The Problems of Life On An Island Paradise

The tropical paradise of Abaiang Atoll, Kiribati

Justin Kemp is UNICEF NZ’s Programmes Officer. He explains the challenges of getting aid to one of the most remote — and beautiful — countries in the world.

Kiribati isn’t just isolated — it’s pretty much in the middle of nowhere. It is a huge collection of small atolls in the middle of the Pacific Ocean, spread across the same distance as that between Los Angeles and New York.

Kiribati isn’t just isolated — it’s pretty much in the middle of nowhere.

At first appearances, the main atoll — Tarawa — in some areas, is very rough. It’s overpopulated, people are living in small shacks with pigs and dogs running around, there’s a lot of litter. There’s also a lack of employment for people, so that’s a challenge. But the people are really friendly, and I still really like Tarawa.

Three of the UNICEF team on a delivery mission to Abaiang Atoll

The outer islands are more like what you might think of as an island paradise — they have fairly small populations and can be stunningly beautiful. The colour of the ocean is incredible.

Kiribati is different to many other Pacific Island countries in that it doesn’t have much land to grow fruit and crops. The isolation makes them self-reliant, so they have to utilise their limited resources effectively by doing things like digging out big pits and growing swamp taro.

Locals dig out shallow pits in order to grow swamp taro

Although there are no rivers in Kiribati, there is a thin layer of fresh water you can dig down to access. But it’s reliant on rain, and the rainfall can be quite erratic. It’s one of the potential impacts of climate change on Kiribati.

Kiribati doesn’t just have to deal with sea levels rising, drought is predicted to increase, and so is the intensity and frequency of extreme rainfall. So they’ll have more droughts, but when it does rain it’ll be more intense, flooding out these small low-lying islands. Because they’re so flat the water just sits on top and can become a health hazard.

The islands are already being affected by climate change. I visited one atoll where the sea had come in and inundated the land. The vegetation was all gone, leaving just a smelly wasteland, useless for growing crops.

This once-highly vegetated land was inundated by seawater, and is now a swampy mess.

Inundation like this is becoming more common, and all along the coast you can see beaches where coconut trees once grew, being eroded away by the sea, and dying trees lining the high water mark.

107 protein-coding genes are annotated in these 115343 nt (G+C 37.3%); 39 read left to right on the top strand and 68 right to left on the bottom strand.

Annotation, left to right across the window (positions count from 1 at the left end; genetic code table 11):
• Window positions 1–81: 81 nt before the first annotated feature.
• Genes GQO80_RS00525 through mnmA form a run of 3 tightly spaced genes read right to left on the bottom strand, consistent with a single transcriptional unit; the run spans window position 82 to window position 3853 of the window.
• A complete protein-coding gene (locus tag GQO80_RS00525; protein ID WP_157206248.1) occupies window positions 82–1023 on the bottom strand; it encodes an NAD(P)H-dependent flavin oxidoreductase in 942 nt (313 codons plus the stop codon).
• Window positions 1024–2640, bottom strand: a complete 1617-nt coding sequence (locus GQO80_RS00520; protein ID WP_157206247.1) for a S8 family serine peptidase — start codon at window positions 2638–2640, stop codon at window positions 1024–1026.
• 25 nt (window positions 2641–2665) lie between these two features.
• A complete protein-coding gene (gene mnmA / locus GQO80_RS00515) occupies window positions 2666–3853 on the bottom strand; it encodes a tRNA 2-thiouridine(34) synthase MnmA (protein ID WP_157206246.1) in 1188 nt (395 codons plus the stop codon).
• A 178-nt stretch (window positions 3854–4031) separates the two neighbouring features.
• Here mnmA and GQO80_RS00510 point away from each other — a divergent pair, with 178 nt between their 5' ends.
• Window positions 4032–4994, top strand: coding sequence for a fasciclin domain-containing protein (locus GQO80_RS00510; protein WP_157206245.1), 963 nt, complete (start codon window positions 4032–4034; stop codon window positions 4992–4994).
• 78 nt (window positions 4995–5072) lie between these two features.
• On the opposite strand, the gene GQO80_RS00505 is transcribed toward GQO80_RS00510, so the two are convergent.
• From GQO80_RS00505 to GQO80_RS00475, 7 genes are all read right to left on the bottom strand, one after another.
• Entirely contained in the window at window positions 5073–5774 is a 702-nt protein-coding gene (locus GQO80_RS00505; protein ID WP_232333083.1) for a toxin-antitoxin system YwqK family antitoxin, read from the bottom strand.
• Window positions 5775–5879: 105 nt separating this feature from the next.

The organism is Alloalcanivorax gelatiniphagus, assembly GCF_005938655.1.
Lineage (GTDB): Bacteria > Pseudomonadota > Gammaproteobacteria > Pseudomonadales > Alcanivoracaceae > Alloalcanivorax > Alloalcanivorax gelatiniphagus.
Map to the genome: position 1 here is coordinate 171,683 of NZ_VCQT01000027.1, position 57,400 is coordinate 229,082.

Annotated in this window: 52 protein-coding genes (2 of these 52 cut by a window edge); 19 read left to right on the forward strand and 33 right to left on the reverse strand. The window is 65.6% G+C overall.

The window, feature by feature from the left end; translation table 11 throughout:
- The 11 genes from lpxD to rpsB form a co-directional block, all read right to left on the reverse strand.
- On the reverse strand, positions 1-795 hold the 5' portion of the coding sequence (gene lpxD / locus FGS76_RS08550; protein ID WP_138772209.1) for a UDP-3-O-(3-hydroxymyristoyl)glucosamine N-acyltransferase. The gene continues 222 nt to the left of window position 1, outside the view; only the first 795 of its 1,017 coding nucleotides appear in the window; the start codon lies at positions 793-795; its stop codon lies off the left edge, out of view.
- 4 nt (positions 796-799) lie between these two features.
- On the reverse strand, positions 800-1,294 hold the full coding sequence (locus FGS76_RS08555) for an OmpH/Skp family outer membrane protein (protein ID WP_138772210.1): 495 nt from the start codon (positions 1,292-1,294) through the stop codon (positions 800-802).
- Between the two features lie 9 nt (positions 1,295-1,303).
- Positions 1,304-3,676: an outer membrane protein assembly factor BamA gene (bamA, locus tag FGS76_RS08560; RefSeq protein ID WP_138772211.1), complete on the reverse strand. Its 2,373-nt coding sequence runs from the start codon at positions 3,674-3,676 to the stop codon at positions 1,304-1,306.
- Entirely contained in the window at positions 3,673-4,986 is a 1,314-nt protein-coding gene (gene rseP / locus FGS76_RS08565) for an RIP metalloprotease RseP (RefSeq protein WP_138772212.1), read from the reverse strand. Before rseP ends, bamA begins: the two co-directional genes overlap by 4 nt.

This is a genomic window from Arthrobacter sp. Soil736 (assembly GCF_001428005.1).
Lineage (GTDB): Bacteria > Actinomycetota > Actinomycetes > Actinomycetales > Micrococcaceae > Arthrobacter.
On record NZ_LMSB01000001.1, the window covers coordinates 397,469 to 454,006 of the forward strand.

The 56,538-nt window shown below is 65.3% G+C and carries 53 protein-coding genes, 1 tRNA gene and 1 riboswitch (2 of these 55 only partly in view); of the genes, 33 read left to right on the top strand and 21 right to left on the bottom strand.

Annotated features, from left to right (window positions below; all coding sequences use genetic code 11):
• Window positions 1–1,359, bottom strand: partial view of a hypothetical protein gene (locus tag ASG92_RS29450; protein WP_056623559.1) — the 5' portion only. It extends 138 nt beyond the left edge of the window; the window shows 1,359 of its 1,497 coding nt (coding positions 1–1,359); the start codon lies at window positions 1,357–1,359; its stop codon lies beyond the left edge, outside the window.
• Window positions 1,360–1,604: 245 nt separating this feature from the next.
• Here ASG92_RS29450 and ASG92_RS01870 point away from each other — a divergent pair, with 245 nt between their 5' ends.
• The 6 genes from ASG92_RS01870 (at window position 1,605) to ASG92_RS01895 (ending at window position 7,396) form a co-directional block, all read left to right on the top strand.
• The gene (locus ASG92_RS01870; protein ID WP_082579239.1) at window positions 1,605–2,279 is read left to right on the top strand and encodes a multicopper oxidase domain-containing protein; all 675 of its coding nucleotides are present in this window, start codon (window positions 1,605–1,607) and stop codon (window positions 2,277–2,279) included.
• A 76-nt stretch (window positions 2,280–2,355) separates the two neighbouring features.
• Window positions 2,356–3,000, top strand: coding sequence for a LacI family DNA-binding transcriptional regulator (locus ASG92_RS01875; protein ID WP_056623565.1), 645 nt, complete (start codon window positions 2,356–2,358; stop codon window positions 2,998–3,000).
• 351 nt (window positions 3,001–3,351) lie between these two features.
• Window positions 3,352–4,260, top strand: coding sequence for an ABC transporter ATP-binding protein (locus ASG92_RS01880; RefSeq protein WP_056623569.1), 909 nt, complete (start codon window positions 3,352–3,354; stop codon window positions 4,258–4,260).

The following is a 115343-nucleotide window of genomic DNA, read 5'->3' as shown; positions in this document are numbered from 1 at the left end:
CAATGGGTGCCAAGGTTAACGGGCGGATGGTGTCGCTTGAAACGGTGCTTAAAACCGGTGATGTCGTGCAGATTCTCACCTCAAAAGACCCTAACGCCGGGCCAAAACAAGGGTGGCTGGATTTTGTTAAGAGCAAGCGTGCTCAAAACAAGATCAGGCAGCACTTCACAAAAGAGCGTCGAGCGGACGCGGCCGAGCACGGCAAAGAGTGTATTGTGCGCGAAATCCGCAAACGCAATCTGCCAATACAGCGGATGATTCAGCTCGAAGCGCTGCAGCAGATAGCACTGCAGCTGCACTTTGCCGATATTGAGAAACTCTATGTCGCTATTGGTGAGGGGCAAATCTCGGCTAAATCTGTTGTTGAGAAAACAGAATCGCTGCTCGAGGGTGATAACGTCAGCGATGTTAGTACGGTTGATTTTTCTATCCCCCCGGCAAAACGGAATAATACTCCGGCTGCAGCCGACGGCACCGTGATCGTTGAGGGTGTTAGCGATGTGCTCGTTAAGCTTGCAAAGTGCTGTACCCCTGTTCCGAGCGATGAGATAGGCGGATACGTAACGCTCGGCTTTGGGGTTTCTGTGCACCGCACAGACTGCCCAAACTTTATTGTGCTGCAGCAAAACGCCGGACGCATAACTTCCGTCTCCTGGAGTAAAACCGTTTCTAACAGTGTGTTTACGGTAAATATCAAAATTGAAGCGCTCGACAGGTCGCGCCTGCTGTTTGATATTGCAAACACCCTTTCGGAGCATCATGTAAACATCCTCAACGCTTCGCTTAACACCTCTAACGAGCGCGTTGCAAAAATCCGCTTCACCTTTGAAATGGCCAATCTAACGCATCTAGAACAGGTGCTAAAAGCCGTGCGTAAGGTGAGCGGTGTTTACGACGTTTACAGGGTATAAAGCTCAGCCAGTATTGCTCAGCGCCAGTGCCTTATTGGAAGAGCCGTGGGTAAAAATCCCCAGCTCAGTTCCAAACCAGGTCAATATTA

Coconut trees throughout Kiribati are being killed off by rising sea levels.

The main project we have in Kiribati is water, sanitation and hygiene (WASH) in schools, with amazing support from the New Zealand Government Aid Programme. Imagine sending your child to a school that has no toilet, nowhere to wash hands, no soap… it’s the sort of thing that New Zealanders would really struggle with.

Two of the many children we met on our visit

That’s the reality for a lot of these children in Kiribati — going to a school without a toilet, and having to use the bush, or lagoon, because that’s what’s been traditionally done. Lots of children aren’t going to school because they’re getting diarrhoea and other health related issues from dirty water or poor hygiene practices.

It’s the sort of thing that New Zealanders would really struggle with.

We build toilets, wells, and provide water tanks, but sometimes it’s the really simple stuff that can have a big impact, such as providing basic hand-washing facilities, and soap, and teaching kids the importance of washing their hands.

Packing up the boat with much-needed supplies to get to remote communities

Getting to these atolls usually involves a boat trip — the planes that fly there are little pencil planes — which aren’t so good for carrying supplies. But the logistics of transporting things like big water tanks can be a challenge.

One of our missions while I was there, was to deliver crates of things like soap and toothpaste to the atoll of Abaiang.

We had to rope supplies together before we paddled them into shore.

We brought the boat in as close as we could, but we couldn’t get close enough to deliver the supplies, and we had one dinghy, without an oar. It didn’t look very far, so we jumped in the water with our lifejackets on and pushed the dinghy the rest of the way — we were literally swimming the supplies in. I think it looked a lot closer than it was.

Note to self: land often looks closer than it really is.

By the time we reached shore we were exhausted, but all the children were lined up and gave us a big welcome.

They’re very proud of their atolls, and communities are very proud of their schools, and we visited the toilets they’d built. They take a lot of pride in working on them — they’re all made with local materials, and some of them are almost works of art.

A new school toilet, proudly built and maintained by the local community

My role might be small but it part of a bigger programme of work that UNICEF is doing there and it’s hard not to feel a great deal of pride when you can see the results.

It’s the main reason I do the job — to see these children happy in school.

It’s the main reason I do the job — to see these children happy in school, to see the pride they have in their schools, and to have them take you around and show you the toilets they worked on themselves, it’s really satisfying to know you’re helping contribute to facilities that mean kids aren’t getting sick.

The UNICEF team at the completion of the delivery mission to Abaiang

For more information about UNICEF’s work in the Pacific, click here.